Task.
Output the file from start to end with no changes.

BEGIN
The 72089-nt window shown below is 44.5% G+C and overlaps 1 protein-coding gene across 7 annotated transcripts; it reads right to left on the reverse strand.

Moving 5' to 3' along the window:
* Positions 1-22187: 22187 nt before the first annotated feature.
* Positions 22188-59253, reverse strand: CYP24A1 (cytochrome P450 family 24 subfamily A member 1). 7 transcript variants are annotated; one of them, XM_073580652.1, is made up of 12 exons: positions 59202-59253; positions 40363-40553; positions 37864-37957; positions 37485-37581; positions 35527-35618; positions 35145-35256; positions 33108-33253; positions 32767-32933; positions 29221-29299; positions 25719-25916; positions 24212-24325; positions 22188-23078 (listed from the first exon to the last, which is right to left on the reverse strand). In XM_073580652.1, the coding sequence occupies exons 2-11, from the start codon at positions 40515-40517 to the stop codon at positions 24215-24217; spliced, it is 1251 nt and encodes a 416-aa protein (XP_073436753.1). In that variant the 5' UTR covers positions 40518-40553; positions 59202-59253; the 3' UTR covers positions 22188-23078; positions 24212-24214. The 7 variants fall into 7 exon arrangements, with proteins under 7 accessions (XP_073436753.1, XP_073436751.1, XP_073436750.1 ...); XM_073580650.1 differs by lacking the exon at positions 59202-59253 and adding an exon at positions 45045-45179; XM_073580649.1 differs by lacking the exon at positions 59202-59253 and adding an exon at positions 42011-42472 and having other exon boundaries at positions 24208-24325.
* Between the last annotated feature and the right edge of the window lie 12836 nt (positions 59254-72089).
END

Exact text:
The 72089-nt window shown below is 44.5% G+C and overlaps 1 protein-coding gene across 7 annotated transcripts; it reads right to left on the reverse strand.

Moving 5' to 3' along the window:
* Positions 1-22187: 22187 nt before the first annotated feature.
* Positions 22188-59253, reverse strand: CYP24A1 (cytochrome P450 family 24 subfamily A member 1). 7 transcript variants are annotated; one of them, XM_073580652.1, is made up of 12 exons: positions 59202-59253; positions 40363-40553; positions 37864-37957; positions 37485-37581; positions 35527-35618; positions 35145-35256; positions 33108-33253; positions 32767-32933; positions 29221-29299; positions 25719-25916; positions 24212-24325; positions 22188-23078 (listed from the first exon to the last, which is right to left on the reverse strand). In XM_073580652.1, the coding sequence occupies exons 2-11, from the start codon at positions 40515-40517 to the stop codon at positions 24215-24217; spliced, it is 1251 nt and encodes a 416-aa protein (XP_073436753.1). In that variant the 5' UTR covers positions 40518-40553; positions 59202-59253; the 3' UTR covers positions 22188-23078; positions 24212-24214. The 7 variants fall into 7 exon arrangements, with proteins under 7 accessions (XP_073436753.1, XP_073436751.1, XP_073436750.1 ...); XM_073580650.1 differs by lacking the exon at positions 59202-59253 and adding an exon at positions 45045-45179; XM_073580649.1 differs by lacking the exon at positions 59202-59253 and adding an exon at positions 42011-42472 and having other exon boundaries at positions 24208-24325.
* Between the last annotated feature and the right edge of the window lie 12836 nt (positions 59254-72089).